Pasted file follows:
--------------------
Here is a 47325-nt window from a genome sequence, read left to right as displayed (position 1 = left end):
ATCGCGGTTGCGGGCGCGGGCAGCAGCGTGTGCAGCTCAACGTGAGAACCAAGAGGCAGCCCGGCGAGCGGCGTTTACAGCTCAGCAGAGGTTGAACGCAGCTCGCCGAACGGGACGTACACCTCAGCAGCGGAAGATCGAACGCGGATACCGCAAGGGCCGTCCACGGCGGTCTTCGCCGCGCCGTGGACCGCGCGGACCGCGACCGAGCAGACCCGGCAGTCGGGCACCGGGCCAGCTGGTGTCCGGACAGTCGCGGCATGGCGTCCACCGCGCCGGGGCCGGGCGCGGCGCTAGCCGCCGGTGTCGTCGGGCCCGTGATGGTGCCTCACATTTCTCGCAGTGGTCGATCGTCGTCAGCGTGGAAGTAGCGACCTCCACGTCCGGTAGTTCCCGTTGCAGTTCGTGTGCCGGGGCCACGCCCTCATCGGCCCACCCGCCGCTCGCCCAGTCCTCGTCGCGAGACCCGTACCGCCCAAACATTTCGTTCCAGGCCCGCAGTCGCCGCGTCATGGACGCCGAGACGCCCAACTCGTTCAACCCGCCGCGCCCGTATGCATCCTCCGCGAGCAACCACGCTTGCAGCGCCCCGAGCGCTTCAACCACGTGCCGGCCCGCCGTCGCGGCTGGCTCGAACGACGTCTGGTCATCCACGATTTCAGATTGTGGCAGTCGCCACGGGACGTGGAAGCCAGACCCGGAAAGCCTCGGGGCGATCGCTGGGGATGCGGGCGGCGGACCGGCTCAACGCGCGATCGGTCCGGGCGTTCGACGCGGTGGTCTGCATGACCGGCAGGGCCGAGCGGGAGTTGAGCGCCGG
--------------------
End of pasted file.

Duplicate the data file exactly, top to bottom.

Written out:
Here is a 47325-nt window from a genome sequence, read left to right as displayed (position 1 = left end):
ATCGCGGTTGCGGGCGCGGGCAGCAGCGTGTGCAGCTCAACGTGAGAACCAAGAGGCAGCCCGGCGAGCGGCGTTTACAGCTCAGCAGAGGTTGAACGCAGCTCGCCGAACGGGACGTACACCTCAGCAGCGGAAGATCGAACGCGGATACCGCAAGGGCCGTCCACGGCGGTCTTCGCCGCGCCGTGGACCGCGCGGACCGCGACCGAGCAGACCCGGCAGTCGGGCACCGGGCCAGCTGGTGTCCGGACAGTCGCGGCATGGCGTCCACCGCGCCGGGGCCGGGCGCGGCGCTAGCCGCCGGTGTCGTCGGGCCCGTGATGGTGCCTCACATTTCTCGCAGTGGTCGATCGTCGTCAGCGTGGAAGTAGCGACCTCCACGTCCGGTAGTTCCCGTTGCAGTTCGTGTGCCGGGGCCACGCCCTCATCGGCCCACCCGCCGCTCGCCCAGTCCTCGTCGCGAGACCCGTACCGCCCAAACATTTCGTTCCAGGCCCGCAGTCGCCGCGTCATGGACGCCGAGACGCCCAACTCGTTCAACCCGCCGCGCCCGTATGCATCCTCCGCGAGCAACCACGCTTGCAGCGCCCCGAGCGCTTCAACCACGTGCCGGCCCGCCGTCGCGGCTGGCTCGAACGACGTCTGGTCATCCACGATTTCAGATTGTGGCAGTCGCCACGGGACGTGGAAGCCAGACCCGGAAAGCCTCGGGGCGATCGCTGGGGATGCGGGCGGCGGACCGGCTCAACGCGCGATCGGTCCGGGCGTTCGACGCGGTGGTCTGCATGACCGGCAGGGCCGAGCGGGAGTTGAGCGCCGG